The idea is brave and simple.
Do what Ferrari SpA founder Enzo Ferrari was doing in his 1960s prime: Transfer Formula 1 racing technology to endurance-racing “sports” cars and then on to powerful, sleek Grand Touring road cars for rich and famous customers.
Translated in today’s terms, it would be like taking a street-legal version of the ’90s-vintage Ferrari 333 SP (a prototype sports car built by Ferrari but never raced) by leveraging current Ferrari F1 racing experience – already accomplished for the seminal Ferrari Enzo – and building a romantic, yet contemporary, new-era Ferrari road car.
That car, the Ferrari P4/5 by Pininfarina SpA, will be one of the highlights of this month’s Pebble Beach Concours d’Elegance, the annual upper-crust confab celebrating automotive design of past eras.
As was Enzo at the height of his power, there is a driven man behind this project: James Glickenhaus, a former film producer and current financial analyst.
Glickenhaus went to long-time Ferrari stylist Pininfarina and spoke with Andrea Pininfarina, chairman and CEO of the Pininfarina Group, about his desire to design, develop and build a Ferrari 330 P4 – one of the most storied Ferrari racing cars of all time – with modern technology.
The original Ferrari 330 P3/4 battledMotor Co.’s famous GT40s in endurance racing in 1966-1967, but 1967 probably was the racing series’ most memorable year: the GT40 is canonized for finally beating Ferrari at Le Mans, but Ferrari won the Daytona race and the series title with the 330 P4.
Upon hearing of Glickenhaus’ aspiration to create a road car paying homage to the P4, the door at Pininfarina was wide open. One-off coachbuilding led to the establishment of the company back in 1930.
While the Pininfarina Group has grown dramatically and expanded its services over the decades since, Andrea Pininfarina stresses the company “never stopped building bespoke cars, one-offs and dream cars.”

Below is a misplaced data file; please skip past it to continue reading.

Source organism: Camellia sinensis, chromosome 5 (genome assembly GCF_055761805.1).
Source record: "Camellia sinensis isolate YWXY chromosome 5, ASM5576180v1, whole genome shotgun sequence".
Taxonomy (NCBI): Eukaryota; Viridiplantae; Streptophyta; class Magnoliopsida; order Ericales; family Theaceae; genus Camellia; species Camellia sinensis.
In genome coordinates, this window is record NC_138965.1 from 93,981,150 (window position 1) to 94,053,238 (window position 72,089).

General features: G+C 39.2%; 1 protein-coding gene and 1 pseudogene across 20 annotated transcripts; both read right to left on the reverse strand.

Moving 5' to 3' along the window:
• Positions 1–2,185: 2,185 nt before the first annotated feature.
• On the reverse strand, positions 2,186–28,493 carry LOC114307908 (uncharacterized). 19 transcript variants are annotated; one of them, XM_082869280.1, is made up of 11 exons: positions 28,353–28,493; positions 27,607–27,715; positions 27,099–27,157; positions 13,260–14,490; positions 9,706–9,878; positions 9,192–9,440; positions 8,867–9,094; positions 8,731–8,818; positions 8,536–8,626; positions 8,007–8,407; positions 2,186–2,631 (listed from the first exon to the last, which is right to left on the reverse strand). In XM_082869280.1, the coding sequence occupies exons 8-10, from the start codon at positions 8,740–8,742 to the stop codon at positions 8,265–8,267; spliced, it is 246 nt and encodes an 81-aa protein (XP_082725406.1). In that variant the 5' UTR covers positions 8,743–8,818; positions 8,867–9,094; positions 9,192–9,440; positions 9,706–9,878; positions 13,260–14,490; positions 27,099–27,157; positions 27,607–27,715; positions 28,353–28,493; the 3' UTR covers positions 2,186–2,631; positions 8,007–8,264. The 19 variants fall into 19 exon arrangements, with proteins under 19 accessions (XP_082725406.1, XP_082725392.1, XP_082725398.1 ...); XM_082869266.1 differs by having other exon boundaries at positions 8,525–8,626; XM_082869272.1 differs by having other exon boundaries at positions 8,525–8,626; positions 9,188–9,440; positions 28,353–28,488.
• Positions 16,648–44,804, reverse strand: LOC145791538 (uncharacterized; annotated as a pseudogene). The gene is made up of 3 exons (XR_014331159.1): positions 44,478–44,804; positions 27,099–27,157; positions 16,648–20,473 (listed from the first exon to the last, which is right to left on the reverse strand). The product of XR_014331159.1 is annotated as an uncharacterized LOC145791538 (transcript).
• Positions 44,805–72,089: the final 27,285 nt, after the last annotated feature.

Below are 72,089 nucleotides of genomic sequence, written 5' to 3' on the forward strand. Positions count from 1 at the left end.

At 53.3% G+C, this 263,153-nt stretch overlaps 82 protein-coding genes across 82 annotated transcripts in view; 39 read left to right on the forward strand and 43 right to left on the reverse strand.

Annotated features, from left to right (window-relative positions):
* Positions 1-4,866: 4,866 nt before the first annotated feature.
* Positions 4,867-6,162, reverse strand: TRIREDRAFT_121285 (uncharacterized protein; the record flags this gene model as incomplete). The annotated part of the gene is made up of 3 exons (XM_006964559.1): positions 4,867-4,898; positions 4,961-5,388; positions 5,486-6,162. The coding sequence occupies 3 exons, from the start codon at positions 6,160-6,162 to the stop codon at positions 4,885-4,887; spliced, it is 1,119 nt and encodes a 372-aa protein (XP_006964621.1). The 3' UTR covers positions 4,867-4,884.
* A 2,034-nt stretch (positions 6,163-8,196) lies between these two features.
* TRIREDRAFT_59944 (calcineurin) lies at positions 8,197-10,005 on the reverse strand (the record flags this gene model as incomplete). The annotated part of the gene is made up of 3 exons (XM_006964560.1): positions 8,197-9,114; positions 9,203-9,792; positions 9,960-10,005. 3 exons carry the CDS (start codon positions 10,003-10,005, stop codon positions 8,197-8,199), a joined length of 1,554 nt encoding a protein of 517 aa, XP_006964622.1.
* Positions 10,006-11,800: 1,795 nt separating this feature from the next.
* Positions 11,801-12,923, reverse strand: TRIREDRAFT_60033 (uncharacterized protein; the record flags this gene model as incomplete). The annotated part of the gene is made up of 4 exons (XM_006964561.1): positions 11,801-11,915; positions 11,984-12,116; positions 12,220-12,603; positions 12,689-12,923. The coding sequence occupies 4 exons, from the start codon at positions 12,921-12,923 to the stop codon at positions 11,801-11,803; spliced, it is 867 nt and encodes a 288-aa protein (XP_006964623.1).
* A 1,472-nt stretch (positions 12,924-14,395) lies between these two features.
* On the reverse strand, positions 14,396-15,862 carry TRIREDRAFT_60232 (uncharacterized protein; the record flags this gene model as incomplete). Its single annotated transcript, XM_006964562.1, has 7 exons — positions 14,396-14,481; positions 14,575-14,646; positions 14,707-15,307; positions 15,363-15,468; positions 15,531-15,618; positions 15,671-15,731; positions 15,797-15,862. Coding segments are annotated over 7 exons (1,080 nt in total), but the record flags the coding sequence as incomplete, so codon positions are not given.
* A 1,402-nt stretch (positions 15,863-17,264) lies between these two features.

Pininfarina presented Glickenhaus a reasonable and profitable proposal to build the new Ferrari P4/5. His dream would come true.
Glickenhaus has kept the interested public up to speed regarding the development of the new Ferrari P4/5 on the Ferrarichat.com forum focusing on his project.
He says on the website, “I don't think the average person realizes just how much engineering goes into a fully functioning car. Jesse (his 24-year-old son) and I were scanned into a supercomputer so the designers could place us inside to see if we'd be comfortable and could reach the controls and see out.”
The ’06 Ferrari P4/5 is absolutely unique, and not just because there is only one in the world. Incredible amounts of time and expertise have gone into four major conceptual and developmental areas: heritage, technical sophistication, performance and design.
The new Ferrari P4/5 combines Ferrari’s heritage in sport and prototype with Pininfarina’s heritage for some of the most spectacular dream-cars of the 1960s, when Giugiaro SpA designed the De Tomaso Mangusta and Maserati Ghibli; Bertone SpA created the Lamborghini Miura and the Lancia Stratos; and Pininfarina responded with a series of fantastic Dino concept cars: the Ferrari 365 GTB Daytona, Sigma Grand Prix and eventually the Ferrari Modulo.
However, Pininfarina says the approach for the Glickenhaus project has been most similar to the one that led the coachbuilder to create the ’68 Ferrari 250 P5 Berlinetta Speciale.
It is hard to argue the now-out-of-production Ferrari Enzo isn’t one of the ultimate expressions of a street-legal GT car. To surpass its stratospheric performance limits, Ferrari itself had to offer something different by including the driver into the vehicle-development process in order to turn him into a sort of “factory test-driver.” That led to the unique FXX, a supercar meant to be driven only on closed courses.
Glickenhaus chose a different direction: to retain the technical sophistication of the Enzo but also add the romantic touch of the Ferrari sport/prototype cars of the 1960s. In short, a Ferrari GT car for the new millennium.